Famous quotation about the weather in San Francisco (Duluth in 1900) and a mystery volume with restricted access in Google Books

Jonathan Lighter wuxxmupp2000 at GMAIL.COM
Mon Jul 11 22:52:12 UTC 2011

Garson, Eighteenth Century Collections Online contains one volume of this
magazine only (1793).

I could not find the passage in question.

On Mon, Jul 11, 2011 at 6:35 PM, Garson O'Toole
<adsgarsonotoole at gmail.com>wrote:

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> Sender:       American Dialect Society <ADS-L at LISTSERV.UGA.EDU>
> Poster:       Garson O'Toole <adsgarsonotoole at GMAIL.COM>
> Subject:      Famous quotation about the weather in San Francisco (Duluth
> in
>              1900) and a mystery volume with restricted access in Google
> Books
> -------------------------------------------------------------------------------
> The periodical "The Sporting Magazine; or Monthly Calendar of the
> Transactions of the Turf" was the first English sporting periodical,
> and it was published between 1792 and 1870 according to Wikipedia an
> occasionally reliable website. So why is the following digital volume
> locked up in Google Books?
> http://books.google.com/books?id=qRQGAAAAQAAJ&
> The images were created from a copy at Oxford University. GB does not
> give a date or any other bibliographic data about this mystery volume.
> I cannot find the volume at HathiTrust. I do not know how to search
> for it at the Internet Archive because I have been unable to extract a
> date. The volume interests me because it contains the following
> excerpt:
> All admit this to have been the most open winter in their remembrance.
> Beresford, when asked if he ever knew such a Winter, replied with his
> usual quickness, "Yes, last Summer."
> http://books.google.com/books?id=qRQGAAAAQAAJ&q=Beresford#search_anchor
> I sent a message to Google to request the full display of "The
> Sporting Magazine" volume. If some list member can extract a date from
> this book or has a suggestion for obtaining access please let me know.
> Here is some additional background for this topic. I am exploring the
> following well-known saying attributed to Mark Twain: The coldest
> winter I ever spent was a summer in San Francisco.
> Multiple references state that there is no compelling evidence that
> Twain is responsible for this saying. However, the references also
> note that Twain did write a letter containing the following:
>  ...anywhere is better than Paris. Paris the cold, Paris the drizzly,
> Paris the rainy, Paris the damnable. More than a hundred years ago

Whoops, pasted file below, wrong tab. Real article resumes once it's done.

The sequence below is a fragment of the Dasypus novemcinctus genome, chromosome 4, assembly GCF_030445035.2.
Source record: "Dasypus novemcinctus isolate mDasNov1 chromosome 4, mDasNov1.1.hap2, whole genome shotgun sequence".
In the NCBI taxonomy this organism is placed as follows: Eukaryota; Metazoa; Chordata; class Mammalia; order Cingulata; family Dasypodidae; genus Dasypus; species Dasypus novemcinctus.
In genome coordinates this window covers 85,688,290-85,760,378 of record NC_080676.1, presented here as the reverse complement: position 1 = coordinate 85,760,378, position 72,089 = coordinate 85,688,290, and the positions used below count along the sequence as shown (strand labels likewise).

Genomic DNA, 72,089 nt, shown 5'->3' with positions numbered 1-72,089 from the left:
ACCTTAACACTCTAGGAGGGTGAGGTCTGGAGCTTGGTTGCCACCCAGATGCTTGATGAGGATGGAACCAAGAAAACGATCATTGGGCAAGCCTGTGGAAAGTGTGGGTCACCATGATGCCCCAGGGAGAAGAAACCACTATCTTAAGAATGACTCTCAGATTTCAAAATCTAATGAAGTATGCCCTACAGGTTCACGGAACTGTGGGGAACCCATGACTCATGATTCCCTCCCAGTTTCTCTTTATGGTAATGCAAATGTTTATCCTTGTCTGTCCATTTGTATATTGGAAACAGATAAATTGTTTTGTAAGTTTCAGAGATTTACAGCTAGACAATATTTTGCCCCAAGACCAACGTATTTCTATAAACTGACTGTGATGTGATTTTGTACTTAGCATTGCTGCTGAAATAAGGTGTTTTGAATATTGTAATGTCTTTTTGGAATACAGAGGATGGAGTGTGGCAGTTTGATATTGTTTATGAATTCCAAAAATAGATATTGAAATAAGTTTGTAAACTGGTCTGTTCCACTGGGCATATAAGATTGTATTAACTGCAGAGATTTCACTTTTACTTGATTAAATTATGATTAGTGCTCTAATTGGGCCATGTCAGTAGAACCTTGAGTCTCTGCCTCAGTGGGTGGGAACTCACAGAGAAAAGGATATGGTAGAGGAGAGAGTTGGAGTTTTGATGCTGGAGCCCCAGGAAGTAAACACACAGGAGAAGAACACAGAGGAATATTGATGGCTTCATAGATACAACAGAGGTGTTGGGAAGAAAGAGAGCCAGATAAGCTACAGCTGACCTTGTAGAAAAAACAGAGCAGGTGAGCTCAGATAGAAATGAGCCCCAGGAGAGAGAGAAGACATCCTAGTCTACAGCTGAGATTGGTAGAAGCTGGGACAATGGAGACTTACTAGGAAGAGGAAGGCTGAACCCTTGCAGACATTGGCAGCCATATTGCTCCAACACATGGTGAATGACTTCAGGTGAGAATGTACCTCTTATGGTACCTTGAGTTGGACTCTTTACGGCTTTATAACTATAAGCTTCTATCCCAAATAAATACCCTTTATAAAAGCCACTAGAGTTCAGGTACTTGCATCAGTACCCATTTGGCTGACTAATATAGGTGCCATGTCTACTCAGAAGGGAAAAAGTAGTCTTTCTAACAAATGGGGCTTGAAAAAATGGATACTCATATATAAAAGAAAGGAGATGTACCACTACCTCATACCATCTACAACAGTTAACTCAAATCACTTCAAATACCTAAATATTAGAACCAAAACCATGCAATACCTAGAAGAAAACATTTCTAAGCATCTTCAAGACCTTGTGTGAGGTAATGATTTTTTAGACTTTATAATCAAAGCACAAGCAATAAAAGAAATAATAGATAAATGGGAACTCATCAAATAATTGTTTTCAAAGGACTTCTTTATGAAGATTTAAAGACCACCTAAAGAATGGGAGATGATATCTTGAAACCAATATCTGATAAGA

> somebody asked Quin, "Did you ever see such a winter in all your life
> before?" "Yes," said he, "Last summer." I judge he spent his summer in
> Paris.
> - letter to Lucius Fairchild, 28 April 1880, reprinted in Mark Twain,
> The Letter Writer
> http://www.twainquotes.com/Paris.html
> The quotation in "The Sporting Magazine" may help to illuminate the
> history of the quip used by Twain. If someone wishes to offer an
> interpretation for the term "open winter" I would like to hear it. My
> guess is that the phrase refers to the existence of a large number of
> competitive race horses.
> I am also tracing jokes matching the template of the San Francisco
> saying. Here are the two earliest I have found so far in 1900 and
> 1901:
> Cite: 1900 June 17, Duluth News-Tribune, [No article title], Page 12,
> Column 3, Duluth, Minnesota. (GenealogyBank)
> One of these days somebody will tell that mouldy chestnut about the
> finest winter he ever saw being the summer he spent in Duluth, and one
> or these husky commercial travelers, who have been here and know all
> about our climate, will smite him with an uppercut and break his
> slanderous jaw. The truth will come out in time.
> Cite: 1901 June 17, Morning Herald, Interesting Experiences Of Local
> Man Who Deals in Weather - Exciting Incidents That Do Not Appear In
> His Records, GBK Page 6, Column 2, Lexington, Kentucky.
> (GenealogyBank)
> Another assignment was to Duluth, Minn., where he learned to
> appreciate rapid changes in temperature. He says the coldest winter he
> ever experienced was the summer he spent in Duluth.
> Over a span of more than one hundred years many locations were
> substituted into this joke including: Milwaukee, Two Harbors, Grand
> Marais, Puget Sound, Buffalo, Minneapolis, and San Francisco.
> Thanks for any help
> Garson
> ------------------------------------------------------------
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